I realize that I could have condensed and disposed, as it were, all of this blue-cheese-moon stuff with a simple 300-word, half-hour-effort, blog post: Truth wins out! Jefferys is vindicated! Farber the Loser loses! Beefy quotes from court transcripts and interviews, links to sources -- and be done with it. But the case, though obscure in one way, is also an important one, and raises some fundamental indeed foundational concerns. Keeping that in mind, I wanted to make what I think are a couple of pertinent connections, and also to put some narrative flesh on the bare bony facts of the case and its two (welcome) verdicts.  


First things first: there's the matter of scope and detail. I'm not a lawyer but I can muddle my way through some legalese if need be. That having been said, I'm hardly well-versed in New York State's legal structure, or the composition and hierarchy of its courts, or the specific procedures to be followed in a libel case such as this one, or the appointment and terms (not to mention the individual temperaments and reputations) of judges and justices. But over the last few days I've learned, even if only at a superficial level, something about all those matters -- because they matter to the case at hand, and mattered (and might still matter), anxiously and painfully one would imagine, for Richard Jefferys.


If I've inflicted pain upon myself (I haven't) and also on those of you still reading (I hope I haven't) by doing some high-speed research and writing; if I have, adventitiously perhaps, invoked Snyder v. Phelps and battles over the teaching of evolution; and if I've summarized the legal process at greater length than strictly necessary ... Well, let's do some vicarious and metaphorical shoe-swapping: imagine what Jefferys must have endured for nearly four years: these words, and the time, are a trickle merely and a blink of an eye in comparison. (One could argue then, yes I know: why not write 10,000 or 100,000 words etc -- but let's not go there, to that place of particularly tedious tediousness.) Imagine the shock and pain, the steep learning curve, the quotidian hassles, the nagging doubt (however small) that it ain't over till it's over. His long-awaited victory, and its implications, deserve better than simply the "summary judgment" of relief. They deserve, rather, the light of being thrown into stark relief, and more commemoration -- some day by someone better than the present writer.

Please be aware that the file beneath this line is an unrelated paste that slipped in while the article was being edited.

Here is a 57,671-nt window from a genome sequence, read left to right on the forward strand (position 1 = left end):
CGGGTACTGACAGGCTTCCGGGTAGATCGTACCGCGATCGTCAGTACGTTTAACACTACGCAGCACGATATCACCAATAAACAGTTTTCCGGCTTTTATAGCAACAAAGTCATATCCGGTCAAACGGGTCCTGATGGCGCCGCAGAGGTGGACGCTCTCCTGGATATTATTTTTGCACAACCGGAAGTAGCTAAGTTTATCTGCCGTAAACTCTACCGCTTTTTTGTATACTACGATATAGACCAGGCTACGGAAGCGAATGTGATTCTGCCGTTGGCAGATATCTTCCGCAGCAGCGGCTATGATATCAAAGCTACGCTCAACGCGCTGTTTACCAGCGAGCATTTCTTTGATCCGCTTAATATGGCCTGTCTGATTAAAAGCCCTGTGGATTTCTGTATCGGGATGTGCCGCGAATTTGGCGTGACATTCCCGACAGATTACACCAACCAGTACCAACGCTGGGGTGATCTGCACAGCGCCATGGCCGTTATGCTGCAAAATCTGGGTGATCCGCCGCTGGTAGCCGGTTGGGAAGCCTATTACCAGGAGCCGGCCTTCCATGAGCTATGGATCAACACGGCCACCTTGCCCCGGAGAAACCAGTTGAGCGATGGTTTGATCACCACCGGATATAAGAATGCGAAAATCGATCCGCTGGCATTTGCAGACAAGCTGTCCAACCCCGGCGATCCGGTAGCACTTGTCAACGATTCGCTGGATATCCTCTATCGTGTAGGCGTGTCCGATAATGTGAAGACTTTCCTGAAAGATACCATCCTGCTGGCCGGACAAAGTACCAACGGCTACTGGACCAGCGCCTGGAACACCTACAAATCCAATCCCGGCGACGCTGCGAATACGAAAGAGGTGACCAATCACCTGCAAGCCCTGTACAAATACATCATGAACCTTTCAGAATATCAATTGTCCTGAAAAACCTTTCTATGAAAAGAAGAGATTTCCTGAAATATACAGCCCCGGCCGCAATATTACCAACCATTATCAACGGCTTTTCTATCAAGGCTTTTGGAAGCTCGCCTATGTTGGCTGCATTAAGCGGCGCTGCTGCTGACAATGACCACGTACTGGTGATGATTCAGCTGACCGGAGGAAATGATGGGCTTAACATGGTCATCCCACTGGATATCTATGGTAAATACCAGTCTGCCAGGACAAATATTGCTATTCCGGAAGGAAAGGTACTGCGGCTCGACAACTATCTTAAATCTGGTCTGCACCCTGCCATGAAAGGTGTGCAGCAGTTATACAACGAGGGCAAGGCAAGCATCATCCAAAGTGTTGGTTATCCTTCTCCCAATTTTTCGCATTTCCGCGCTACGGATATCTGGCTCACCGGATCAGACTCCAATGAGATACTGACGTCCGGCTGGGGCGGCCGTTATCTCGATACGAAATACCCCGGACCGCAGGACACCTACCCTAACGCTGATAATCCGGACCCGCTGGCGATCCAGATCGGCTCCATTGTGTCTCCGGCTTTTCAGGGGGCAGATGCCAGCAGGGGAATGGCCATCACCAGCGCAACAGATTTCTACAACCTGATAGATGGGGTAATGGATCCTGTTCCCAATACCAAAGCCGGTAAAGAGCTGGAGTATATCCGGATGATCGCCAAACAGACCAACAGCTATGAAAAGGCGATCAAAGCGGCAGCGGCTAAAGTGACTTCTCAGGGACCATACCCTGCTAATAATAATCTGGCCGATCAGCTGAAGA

Second, the question of censorship. It's important to remember that no one was censoring, and no is planning to censor, Celia Farber. Plaintiffs, when they sue because of their loony, and mortally -- sub-lunarily -- dangerous beliefs, can spin the narrative, as politicians do -- "I'm suing only because they're bullies and they're trying to shut me up! I'm David and they, the mean and spiteful boys who want to control everything, are Goliath!" The retort, as Bart Simpson might put it: "Au contraire, mon frère!" Nothing of the sort. Farber's suit, in fact, was an intimidatory tactic: don't you, or anybody else, call me out or I'll sue your underpaid ass. There's a grimly delightful acronym for this sort of legal shenanigan: SLAPP: Strategic Lawsuits Against Public Participation. It is SLAPP-filers who intend to silence critics, and it is SLAPP-happy people and corporations (also people now, legally speaking, of course) who are the ones that, directly and indirectly, promote a kind of censorship. In recognition of the harm that these lawsuits do to civil society and public discourse, 28 states, including New York, have some form of "statutory protection" against being SLAPPed around (though the wording of the statutes, and the scope of protection offered, varies widely).